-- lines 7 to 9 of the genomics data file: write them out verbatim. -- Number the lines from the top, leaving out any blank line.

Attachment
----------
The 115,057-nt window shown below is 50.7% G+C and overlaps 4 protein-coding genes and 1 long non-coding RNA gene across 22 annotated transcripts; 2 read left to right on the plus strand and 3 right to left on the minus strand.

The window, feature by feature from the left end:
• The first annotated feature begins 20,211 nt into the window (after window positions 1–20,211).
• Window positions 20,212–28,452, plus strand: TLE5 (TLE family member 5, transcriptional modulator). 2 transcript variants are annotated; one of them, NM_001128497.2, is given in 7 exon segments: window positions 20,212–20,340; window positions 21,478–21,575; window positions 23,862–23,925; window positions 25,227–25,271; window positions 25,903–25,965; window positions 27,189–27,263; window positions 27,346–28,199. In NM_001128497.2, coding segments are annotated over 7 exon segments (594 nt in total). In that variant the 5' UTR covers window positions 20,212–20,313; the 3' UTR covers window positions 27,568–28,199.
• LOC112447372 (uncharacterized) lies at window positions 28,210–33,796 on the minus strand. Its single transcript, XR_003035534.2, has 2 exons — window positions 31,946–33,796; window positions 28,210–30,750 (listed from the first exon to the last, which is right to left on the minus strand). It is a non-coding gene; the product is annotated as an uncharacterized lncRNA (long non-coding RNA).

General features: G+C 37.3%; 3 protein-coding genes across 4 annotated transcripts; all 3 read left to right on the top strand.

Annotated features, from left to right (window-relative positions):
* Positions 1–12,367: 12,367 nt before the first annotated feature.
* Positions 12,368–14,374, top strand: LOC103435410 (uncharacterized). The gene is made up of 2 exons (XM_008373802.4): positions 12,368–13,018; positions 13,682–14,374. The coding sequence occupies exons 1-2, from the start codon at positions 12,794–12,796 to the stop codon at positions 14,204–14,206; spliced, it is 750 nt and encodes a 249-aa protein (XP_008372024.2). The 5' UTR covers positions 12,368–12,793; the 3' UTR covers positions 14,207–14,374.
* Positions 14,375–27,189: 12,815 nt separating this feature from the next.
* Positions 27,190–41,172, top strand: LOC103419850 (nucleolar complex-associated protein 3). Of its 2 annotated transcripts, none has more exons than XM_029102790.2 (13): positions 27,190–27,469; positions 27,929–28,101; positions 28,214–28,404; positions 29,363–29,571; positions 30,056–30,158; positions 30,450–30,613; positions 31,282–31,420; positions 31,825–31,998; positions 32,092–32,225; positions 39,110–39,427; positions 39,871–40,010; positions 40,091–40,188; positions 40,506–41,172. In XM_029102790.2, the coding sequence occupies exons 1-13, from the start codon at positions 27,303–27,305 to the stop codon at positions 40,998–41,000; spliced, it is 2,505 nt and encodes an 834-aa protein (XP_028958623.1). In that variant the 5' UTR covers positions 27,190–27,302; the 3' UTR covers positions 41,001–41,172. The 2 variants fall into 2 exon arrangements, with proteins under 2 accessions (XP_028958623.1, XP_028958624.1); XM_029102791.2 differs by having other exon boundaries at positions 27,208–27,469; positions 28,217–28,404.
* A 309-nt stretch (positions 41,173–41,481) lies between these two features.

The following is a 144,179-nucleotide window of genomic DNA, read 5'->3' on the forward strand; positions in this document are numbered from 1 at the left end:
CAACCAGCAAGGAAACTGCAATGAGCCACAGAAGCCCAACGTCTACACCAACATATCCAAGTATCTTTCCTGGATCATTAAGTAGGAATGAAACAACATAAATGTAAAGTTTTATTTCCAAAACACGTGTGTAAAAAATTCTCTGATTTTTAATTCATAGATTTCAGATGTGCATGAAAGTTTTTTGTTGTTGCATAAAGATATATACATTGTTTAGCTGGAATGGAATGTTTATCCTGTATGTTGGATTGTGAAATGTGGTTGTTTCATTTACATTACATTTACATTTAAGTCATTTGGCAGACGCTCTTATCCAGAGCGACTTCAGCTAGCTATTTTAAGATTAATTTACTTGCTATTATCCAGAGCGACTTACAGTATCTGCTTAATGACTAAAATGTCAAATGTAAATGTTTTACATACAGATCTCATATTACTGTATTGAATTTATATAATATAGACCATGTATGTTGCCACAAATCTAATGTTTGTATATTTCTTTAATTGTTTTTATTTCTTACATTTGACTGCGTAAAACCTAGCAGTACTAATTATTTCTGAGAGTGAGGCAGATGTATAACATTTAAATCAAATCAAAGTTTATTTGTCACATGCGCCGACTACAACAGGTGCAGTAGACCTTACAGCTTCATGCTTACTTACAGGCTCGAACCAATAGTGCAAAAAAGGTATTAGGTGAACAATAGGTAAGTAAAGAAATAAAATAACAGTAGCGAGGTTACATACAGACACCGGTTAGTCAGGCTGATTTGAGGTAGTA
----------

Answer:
Annotated features, from left to right (window-relative positions):
* Positions 1–12,367: 12,367 nt before the first annotated feature.
* Positions 12,368–14,374, top strand: LOC103435410 (uncharacterized). The gene is made up of 2 exons (XM_008373802.4): positions 12,368–13,018; positions 13,682–14,374. The coding sequence occupies exons 1-2, from the start codon at positions 12,794–12,796 to the stop codon at positions 14,204–14,206; spliced, it is 750 nt and encodes a 249-aa protein (XP_008372024.2). The 5' UTR covers positions 12,368–12,793; the 3' UTR covers positions 14,207–14,374.